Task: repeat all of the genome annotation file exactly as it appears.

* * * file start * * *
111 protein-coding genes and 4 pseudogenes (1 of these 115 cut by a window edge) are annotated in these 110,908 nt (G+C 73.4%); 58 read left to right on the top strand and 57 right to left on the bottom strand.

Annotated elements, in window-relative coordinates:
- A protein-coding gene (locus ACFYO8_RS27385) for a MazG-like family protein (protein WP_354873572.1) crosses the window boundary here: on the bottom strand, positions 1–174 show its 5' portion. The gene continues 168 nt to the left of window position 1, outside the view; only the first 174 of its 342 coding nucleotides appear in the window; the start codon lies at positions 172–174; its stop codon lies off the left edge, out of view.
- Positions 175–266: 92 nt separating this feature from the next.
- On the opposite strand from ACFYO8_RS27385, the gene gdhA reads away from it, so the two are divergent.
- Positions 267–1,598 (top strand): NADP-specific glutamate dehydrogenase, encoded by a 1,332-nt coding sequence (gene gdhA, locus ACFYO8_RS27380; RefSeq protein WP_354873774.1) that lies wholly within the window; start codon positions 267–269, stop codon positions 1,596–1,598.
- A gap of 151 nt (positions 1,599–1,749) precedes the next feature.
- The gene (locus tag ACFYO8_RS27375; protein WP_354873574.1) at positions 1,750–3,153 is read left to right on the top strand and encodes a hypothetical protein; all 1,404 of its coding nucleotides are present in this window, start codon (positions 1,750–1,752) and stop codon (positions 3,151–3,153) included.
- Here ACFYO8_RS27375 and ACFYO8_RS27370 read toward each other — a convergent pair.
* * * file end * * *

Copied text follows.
111 protein-coding genes and 4 pseudogenes (1 of these 115 cut by a window edge) are annotated in these 110,908 nt (G+C 73.4%); 58 read left to right on the top strand and 57 right to left on the bottom strand.

Annotated elements, in window-relative coordinates:
- A protein-coding gene (locus ACFYO8_RS27385) for a MazG-like family protein (protein WP_354873572.1) crosses the window boundary here: on the bottom strand, positions 1–174 show its 5' portion. The gene continues 168 nt to the left of window position 1, outside the view; only the first 174 of its 342 coding nucleotides appear in the window; the start codon lies at positions 172–174; its stop codon lies off the left edge, out of view.
- Positions 175–266: 92 nt separating this feature from the next.
- On the opposite strand from ACFYO8_RS27385, the gene gdhA reads away from it, so the two are divergent.
- Positions 267–1,598 (top strand): NADP-specific glutamate dehydrogenase, encoded by a 1,332-nt coding sequence (gene gdhA, locus ACFYO8_RS27380; RefSeq protein WP_354873774.1) that lies wholly within the window; start codon positions 267–269, stop codon positions 1,596–1,598.
- A gap of 151 nt (positions 1,599–1,749) precedes the next feature.
- The gene (locus tag ACFYO8_RS27375; protein WP_354873574.1) at positions 1,750–3,153 is read left to right on the top strand and encodes a hypothetical protein; all 1,404 of its coding nucleotides are present in this window, start codon (positions 1,750–1,752) and stop codon (positions 3,151–3,153) included.
- Here ACFYO8_RS27375 and ACFYO8_RS27370 read toward each other — a convergent pair.